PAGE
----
Youth killed in Bethlehem as settlement construction stepped up
The Israeli army shot and killed a Palestinian youth on the rooftop of his home in Dheisheh refugee camp in Bethlehem early on Tuesday.
According to eyewitnesses Jihad Jafari, 19, was shot after the Israeli army raided the refugee camp at dawn in an attempt to arrest one of the residents, sparking clashes between Israeli soldiers and local youths.
According to local media sources, the Israeli army prevented the ambulances from reaching Jafari, who was later taken to the Yamama Hospital in Bethlehem where he was pronounced dead at the scene.
An Israeli military spokeswoman said the Palestinians hurled rocks, blocks and firebombs at the army, wounding one soldier.
Jafari was the third Palestinian to be killed by the Israeli army in the West Bank this year, with the incident coming at a time of increased tensions.
On Sunday and Monday, two Israelis were stabbed in two separate incidents in Jerusalem. The first attack has been linked to a Palestinian attacker, while Israeli police have opened an investigation into yesterday’s stabbing.
Jerusalem is claimed by both Israelis and Palestinians as the rightful capital of their prospective states, but the eastern parts of the city have been occupied by Israel since 1967 when Israel managed to seize control of the West Bank and Gaza during the Six-Day War.
While certain parts of the West Bank were officially handed over to the Palestinian Authority in the wake of the Oslo Accords in the 1990s, Israel continues to control the vast majority of the West Bank and launches frequent military incursions into the territories. Tel Aviv also continues to control issues like tax collection and distribution, power supply, road access, and the issuance of identification cards for all Palestinians in the West Bank and Gaza.
The issue of settlement construction, however, has been one of the most controversial with the West Bank now home to some 600,000 settlers, including those in East Jerusalem, that are one of the main obstacles to the faltering negotiations between the Palestinian Authority and the Israeli government. Despite repeated calls for a freeze in settlement building by the international community, Israel stepped up construction by 40 percent in 2014, an Israeli NGO claimed in a report released on Tuesday.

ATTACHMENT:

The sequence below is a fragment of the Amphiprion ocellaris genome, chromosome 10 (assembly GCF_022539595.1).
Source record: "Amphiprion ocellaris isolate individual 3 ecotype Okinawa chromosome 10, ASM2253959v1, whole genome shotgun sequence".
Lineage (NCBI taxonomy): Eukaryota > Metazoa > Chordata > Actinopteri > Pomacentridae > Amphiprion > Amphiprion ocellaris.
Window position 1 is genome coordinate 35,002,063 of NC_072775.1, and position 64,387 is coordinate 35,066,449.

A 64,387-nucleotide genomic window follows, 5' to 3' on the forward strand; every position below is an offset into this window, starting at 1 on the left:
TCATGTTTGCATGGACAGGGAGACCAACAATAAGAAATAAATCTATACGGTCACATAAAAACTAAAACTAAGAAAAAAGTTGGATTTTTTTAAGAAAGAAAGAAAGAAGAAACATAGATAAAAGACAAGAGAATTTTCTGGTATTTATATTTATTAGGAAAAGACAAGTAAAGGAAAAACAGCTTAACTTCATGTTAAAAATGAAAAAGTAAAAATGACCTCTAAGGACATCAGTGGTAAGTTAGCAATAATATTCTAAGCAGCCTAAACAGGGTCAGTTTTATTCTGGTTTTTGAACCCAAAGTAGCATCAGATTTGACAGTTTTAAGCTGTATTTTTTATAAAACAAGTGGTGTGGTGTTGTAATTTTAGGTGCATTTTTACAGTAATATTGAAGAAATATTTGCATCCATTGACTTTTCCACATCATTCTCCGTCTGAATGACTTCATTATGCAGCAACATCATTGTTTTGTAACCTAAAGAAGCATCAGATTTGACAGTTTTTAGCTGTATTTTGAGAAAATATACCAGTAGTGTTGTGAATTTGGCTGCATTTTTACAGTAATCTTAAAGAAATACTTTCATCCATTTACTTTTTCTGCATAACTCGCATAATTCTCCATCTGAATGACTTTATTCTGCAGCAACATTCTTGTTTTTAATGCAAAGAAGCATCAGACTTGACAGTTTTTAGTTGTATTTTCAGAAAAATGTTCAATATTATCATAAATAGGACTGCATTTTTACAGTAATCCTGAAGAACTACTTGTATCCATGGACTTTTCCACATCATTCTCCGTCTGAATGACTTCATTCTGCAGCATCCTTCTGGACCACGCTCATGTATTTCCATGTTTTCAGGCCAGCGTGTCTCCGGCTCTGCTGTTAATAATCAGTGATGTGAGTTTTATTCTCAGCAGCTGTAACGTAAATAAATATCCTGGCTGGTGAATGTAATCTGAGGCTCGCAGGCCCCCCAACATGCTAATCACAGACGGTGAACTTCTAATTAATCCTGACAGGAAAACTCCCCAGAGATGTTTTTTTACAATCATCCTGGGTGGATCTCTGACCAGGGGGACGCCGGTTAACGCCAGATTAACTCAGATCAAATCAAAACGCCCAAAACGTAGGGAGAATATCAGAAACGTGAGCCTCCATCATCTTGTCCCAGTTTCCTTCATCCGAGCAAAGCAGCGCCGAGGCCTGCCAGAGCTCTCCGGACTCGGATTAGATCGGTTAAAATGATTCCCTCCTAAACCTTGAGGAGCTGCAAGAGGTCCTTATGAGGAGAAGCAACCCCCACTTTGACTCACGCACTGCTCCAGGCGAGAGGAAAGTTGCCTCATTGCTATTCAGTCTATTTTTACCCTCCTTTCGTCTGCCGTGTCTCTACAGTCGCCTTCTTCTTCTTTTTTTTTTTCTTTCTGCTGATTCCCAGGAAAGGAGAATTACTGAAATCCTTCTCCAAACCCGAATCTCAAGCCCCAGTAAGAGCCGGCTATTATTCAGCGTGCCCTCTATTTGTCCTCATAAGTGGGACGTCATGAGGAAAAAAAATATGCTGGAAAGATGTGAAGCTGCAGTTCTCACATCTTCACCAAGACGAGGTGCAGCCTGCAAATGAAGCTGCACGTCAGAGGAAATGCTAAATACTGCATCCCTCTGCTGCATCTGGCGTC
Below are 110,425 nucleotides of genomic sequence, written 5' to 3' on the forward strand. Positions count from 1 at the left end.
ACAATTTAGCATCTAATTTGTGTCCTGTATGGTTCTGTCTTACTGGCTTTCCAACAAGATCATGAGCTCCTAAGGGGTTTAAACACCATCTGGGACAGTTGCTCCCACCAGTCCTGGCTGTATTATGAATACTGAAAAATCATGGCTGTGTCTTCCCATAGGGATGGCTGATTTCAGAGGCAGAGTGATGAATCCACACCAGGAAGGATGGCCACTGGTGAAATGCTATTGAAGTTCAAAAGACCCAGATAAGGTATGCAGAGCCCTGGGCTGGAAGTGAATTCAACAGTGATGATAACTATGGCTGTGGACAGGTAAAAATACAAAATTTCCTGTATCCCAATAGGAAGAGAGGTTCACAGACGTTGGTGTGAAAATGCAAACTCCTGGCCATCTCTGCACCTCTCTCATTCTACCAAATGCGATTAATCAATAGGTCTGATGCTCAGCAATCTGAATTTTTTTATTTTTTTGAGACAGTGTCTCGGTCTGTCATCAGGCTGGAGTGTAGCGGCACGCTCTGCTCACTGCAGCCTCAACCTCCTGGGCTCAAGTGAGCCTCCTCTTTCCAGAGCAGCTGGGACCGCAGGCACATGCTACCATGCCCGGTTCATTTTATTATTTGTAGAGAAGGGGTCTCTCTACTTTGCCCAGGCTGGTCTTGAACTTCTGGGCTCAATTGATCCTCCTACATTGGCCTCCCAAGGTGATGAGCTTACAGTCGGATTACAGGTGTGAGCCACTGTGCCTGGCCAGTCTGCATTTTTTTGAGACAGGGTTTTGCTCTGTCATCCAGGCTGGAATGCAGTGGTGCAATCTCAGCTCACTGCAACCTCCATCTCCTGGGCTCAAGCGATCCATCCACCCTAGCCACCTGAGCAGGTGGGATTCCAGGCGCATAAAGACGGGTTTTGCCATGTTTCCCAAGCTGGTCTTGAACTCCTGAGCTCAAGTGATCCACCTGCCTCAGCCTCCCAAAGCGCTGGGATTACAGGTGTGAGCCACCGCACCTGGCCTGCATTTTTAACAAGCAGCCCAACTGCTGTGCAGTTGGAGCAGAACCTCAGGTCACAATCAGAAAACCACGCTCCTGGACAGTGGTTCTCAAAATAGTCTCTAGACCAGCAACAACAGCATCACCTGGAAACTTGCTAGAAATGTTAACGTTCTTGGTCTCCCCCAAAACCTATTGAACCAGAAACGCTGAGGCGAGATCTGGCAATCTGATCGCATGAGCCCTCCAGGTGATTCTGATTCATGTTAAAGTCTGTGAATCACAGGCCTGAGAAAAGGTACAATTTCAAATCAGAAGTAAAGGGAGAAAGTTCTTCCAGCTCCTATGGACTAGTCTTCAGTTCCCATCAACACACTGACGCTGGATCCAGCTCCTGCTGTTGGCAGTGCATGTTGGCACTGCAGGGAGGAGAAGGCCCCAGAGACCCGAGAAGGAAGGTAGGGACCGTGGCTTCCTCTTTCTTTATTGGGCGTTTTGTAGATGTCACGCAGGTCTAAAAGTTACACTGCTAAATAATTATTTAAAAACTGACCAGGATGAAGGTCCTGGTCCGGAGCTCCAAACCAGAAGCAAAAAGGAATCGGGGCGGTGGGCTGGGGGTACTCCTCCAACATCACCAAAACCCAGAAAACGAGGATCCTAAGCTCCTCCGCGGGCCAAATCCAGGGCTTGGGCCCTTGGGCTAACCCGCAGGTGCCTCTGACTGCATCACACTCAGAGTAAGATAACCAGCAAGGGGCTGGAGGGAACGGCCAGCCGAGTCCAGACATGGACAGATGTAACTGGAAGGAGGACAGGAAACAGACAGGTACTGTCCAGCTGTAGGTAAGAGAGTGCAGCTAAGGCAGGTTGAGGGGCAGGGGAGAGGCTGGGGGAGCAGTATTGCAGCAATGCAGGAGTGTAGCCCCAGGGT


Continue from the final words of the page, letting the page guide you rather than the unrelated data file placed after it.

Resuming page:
Peace Now, which monitors and campaigns against Israeli settlement activities, said that Israel had begun construction of some 3,100 residential units in the West Bank, while proposals to build an additional 4,485 residential units were also put forward during this time.
In late January, 450 more units were announced, the NGO said, while adding that a record number of housing tenders were issued in 2014.
Settlements control around 40 percent of the West Bank’s territory, and are spread across the breadth and length of the area. They are connected together, and to Israel, through a vast transport infrastructure that include settler-only roads.
The occupation is deemed to be illegal under international law. In January, the Israeli government withheld $100 mn of tax revenue it collects on behalf of the PA as punishment for the latter's decision to join the International Criminal Court late last year.
The move has further intensified the PA’s massive debt burden, which is estimated to be around $4.2 bn.
The funding shortfall has made it increasingly difficult to pay off the PA’s power bills, which on Monday prompted the Israel Electric Corporation to disconnect two West Bank cities for about an hour.
Nablus and Jenin, in addition to the towns and villages that receive power from the Palestinian Northern West Bank electricity company, were plunged into a brief yet deliberate power outage.
In a statement, the Israel Electric Cooperation said that it had “limited for 45 minutes the supply of electricity to five power lines in Nablus and Jenin” because the Palestinian Authority owes more than $500 mn to the company.
However, Ghassan al-Shakaa, the chairman of the board of directors of the Northern West Bank Electricity Company, told Palestinian local news agency Maan that “the only unpaid bill [was] the latest bill of 40 million shekels (around $10 mn) which we received only a few days ago”.
There are no accumulated debts, he added, saying that his company had contacted PA officials to end the crisis.